The first publication of a computer program
The lineage of Steve Jobs and Steve Wozniak’s Apple-1 has a number of potential starting points. One of them is undoubtedly the Analytical Engine, a mechanical general-purpose computer devised by the English mathematician Charles Babbage in 1837.
Due to funding difficulties and conflicts with his chief engineer, Babbage was never able to construct the Engine (and in fact the first general-purpose computer was not built until the 1940s), but in 1840 he travelled to Turin to give a lecture on the machine to a group of Italian scientists.
One of those present, the future Italian prime minister Luigi Federico Menabrea, wrote up the lecture in a volume offered in our online sale, On the Shoulders of Giants: Making the Modern World (16-23 May). It is the first published description of Babbage’s Engine — and also, remarkably, the first ever publication of a computer program.
Among the books that have changed the world, Charles Darwin’s On the Origin of Species by Means of Natural Selection (1859) undoubtedly has pride of place. Ironically, it was not the book that Darwin intended to publish: he had been working on a massive 250,000-word treatise entitled Natural Selection since the voyage of the Beagle in 1836, but was forced to rush out On the Origin of Species — an abstract, or summary, of his great theory — after receiving a letter from Alfred Russell Wallace in June 1858, informing Darwin that he intended to publish on natural selection himself.
Ultimately, Natural Selection was never to see the light of day, and the only part of his ‘big book’ to be completed by Darwin was the The Variation of Animals and Plants under Domestication, published in 1875. The presentation copy shown above has eleven revisions in the hands of Darwin’s son, Francis, who worked as his amanuensis at this time.
The general theory of relativity
By the 1920s, Albert Einstein was probably the most famous scientist the world had ever known: consequently, letters and photographs of him from the last three decades of his life survive in relatively large numbers. By contrast, remarkably few survive from the crucial years between 1905 and 1916, when in a series of dazzling papers he effectively rewrote the laws of the universe.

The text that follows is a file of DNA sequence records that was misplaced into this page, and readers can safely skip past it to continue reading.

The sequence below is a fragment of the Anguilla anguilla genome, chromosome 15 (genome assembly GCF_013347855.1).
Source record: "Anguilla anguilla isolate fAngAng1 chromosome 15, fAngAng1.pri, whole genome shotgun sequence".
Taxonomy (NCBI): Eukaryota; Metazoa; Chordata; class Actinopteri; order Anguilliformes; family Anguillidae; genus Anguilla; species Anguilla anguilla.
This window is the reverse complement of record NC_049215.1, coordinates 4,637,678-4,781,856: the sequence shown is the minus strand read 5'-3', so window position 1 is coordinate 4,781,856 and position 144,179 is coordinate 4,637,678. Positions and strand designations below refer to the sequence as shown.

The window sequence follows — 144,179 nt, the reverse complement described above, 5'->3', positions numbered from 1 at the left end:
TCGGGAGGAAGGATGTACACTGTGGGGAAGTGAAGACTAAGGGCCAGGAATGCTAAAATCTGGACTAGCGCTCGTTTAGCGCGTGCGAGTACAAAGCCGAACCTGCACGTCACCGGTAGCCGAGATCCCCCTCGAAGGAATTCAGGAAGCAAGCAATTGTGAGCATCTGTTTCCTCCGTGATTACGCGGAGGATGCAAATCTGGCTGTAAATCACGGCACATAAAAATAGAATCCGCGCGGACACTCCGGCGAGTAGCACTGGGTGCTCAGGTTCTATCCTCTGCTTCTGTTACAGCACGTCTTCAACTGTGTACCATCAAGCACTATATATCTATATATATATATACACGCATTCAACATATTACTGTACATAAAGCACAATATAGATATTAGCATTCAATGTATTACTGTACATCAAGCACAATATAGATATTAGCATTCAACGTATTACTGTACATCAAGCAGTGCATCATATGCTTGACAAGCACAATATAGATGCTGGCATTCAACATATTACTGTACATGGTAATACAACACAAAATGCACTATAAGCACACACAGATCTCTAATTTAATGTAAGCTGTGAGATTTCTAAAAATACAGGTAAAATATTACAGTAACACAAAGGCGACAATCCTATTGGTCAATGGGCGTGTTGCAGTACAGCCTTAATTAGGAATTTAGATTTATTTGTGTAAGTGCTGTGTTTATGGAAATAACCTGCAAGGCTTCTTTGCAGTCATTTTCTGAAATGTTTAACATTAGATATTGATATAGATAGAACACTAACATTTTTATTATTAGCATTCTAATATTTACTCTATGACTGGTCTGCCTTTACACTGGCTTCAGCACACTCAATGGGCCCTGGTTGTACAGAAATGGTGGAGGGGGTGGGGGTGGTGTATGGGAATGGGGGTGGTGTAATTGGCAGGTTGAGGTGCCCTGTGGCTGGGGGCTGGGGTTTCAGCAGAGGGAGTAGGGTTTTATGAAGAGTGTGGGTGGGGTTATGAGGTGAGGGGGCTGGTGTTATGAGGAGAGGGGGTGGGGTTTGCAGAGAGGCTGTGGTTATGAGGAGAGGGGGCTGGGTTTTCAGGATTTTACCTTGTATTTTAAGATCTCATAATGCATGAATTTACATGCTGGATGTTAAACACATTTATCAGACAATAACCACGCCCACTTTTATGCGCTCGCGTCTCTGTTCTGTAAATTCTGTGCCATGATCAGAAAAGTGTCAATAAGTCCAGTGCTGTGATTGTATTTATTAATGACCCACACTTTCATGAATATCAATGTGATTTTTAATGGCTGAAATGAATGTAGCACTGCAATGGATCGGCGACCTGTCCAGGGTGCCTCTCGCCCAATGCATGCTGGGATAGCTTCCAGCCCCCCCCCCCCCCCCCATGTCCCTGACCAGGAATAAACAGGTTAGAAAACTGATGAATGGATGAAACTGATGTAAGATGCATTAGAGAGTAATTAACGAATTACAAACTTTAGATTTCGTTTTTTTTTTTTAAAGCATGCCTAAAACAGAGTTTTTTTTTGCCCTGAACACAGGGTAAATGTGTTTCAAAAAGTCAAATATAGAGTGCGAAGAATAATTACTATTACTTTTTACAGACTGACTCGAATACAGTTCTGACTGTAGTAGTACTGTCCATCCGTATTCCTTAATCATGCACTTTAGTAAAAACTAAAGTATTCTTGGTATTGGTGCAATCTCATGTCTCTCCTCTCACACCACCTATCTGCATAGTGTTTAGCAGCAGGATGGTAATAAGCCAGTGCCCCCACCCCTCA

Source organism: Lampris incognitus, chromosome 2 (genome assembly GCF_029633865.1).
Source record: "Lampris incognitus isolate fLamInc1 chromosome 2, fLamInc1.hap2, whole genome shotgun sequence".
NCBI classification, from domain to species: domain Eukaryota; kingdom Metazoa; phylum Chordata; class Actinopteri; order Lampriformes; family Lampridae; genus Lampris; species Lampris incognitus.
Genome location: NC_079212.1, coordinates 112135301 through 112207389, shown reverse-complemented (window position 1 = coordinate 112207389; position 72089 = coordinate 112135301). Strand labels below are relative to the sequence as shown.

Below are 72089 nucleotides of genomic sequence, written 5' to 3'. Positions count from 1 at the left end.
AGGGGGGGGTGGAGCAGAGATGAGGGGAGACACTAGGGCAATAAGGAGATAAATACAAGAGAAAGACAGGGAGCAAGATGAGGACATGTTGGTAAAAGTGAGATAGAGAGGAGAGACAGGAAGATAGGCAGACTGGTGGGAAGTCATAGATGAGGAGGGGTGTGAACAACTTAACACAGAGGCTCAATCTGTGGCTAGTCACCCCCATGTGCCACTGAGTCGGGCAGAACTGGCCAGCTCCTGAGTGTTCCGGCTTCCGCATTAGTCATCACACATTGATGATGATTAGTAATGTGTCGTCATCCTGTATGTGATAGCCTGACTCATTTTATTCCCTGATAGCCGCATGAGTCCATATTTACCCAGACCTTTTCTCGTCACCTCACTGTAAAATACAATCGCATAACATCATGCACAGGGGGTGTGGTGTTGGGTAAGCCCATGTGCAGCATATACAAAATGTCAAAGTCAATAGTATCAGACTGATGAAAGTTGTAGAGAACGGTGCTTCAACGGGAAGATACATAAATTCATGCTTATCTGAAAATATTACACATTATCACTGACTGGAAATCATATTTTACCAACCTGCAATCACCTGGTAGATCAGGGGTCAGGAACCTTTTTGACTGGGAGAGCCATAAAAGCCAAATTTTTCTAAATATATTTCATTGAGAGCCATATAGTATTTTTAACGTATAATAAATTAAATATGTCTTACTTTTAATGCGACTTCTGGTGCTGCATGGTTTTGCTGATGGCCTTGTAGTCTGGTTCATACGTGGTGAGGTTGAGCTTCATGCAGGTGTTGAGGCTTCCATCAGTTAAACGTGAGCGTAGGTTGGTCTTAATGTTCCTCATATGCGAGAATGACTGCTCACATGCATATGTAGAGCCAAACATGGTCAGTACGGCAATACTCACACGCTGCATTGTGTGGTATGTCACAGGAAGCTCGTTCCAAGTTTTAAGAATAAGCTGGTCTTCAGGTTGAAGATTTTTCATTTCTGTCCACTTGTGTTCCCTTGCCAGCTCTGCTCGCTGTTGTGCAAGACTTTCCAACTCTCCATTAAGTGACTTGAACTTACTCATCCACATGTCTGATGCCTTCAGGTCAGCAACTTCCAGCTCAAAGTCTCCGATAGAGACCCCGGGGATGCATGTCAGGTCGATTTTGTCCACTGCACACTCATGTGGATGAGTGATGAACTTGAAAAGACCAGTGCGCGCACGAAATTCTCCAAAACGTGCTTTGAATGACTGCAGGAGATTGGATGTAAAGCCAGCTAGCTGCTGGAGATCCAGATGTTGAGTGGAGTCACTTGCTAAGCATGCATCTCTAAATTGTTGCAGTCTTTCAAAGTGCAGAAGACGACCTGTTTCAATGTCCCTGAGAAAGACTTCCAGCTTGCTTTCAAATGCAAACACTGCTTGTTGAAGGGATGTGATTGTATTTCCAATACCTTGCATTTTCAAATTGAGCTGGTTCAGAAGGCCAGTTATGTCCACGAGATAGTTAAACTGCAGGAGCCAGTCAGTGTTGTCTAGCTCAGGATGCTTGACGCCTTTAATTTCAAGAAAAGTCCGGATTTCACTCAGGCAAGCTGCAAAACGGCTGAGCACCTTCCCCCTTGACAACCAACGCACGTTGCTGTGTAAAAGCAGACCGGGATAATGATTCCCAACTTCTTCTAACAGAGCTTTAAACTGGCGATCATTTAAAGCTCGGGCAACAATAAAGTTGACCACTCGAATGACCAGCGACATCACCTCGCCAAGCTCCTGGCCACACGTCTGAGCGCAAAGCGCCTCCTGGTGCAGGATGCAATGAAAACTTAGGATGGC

The culmination of that work is in some ways represented by the letter shown above, written on 18 March 1916, in which Einstein writes to the editor of the influential journal Annalen der Physik enclosing the final, comprehensive paper describing the general theory of relativity, the most important — and some say the most beautiful — scientific theory of the 20th century.
Ultimately, Einstein was to accept (with something like good grace) the burden of being revered as a man with the answer to everything, as the remarkable letter of condolence shown above demonstrates. The seed of that fame, however, was sowed on that day in 1916.
Stephen Hawking transformed the public understanding of science — especially of theoretical physics — through a series of brilliant popular works, putting him second only to Albert Einstein in the ranks of the famous scientists of the 20th century.
In 1968 Hawking was just 26, and although he had only completed his doctoral thesis two years previously, he was already at the height of his powers. The letter shown below, written to his close friend and fellow physicist Charles Misner, goes to the heart of his work on space-time singularities. Two years later, together with Roger Penrose, he was to demonstrate that if the universe observed Einstein’s general theory of relativity, it must have begun as a singularity — the Big Bang.
Hawking’s handwriting here shows the effects of the amyotrophic lateral sclerosis (ALS) which had first been diagnosed five years previously, and had already confined him to a wheelchair. Within a few years, he had ceased to write letters by hand, and as a result they have become highly sought after by collectors. This is the first autograph letter by Hawking to have been offered at international auction.
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The invention of quantum computing
If Richard Feynman is best known today for playing the bongo drums, breaking safes at the Manhattan Project, and his scientific deconstruction of pick-up techniques in Las Vegas bars, it is probably his own fault. His reminiscences became a best-selling book, Surely You’re Joking, which emerged from taped conversations with his friend and drum-partner Ralph Leighton.
Nevertheless, Feynman was one of the great scientific minds of the 20th century, with contributions ranging from the invention of quantum computing and nanotechnology to solving the Challenger space shuttle disaster.
One of his most remarkable inventions, as shown above, was the Feynman diagram: a dazzlingly simple visual representation of the behaviour of subatomic particles, which until then had been expressed only in dense clusters of mathematical equations.
Feynman was deeply reluctant to hand out autographs, and this is the first time that a signed Feynman diagram has been offered for sale at international auction.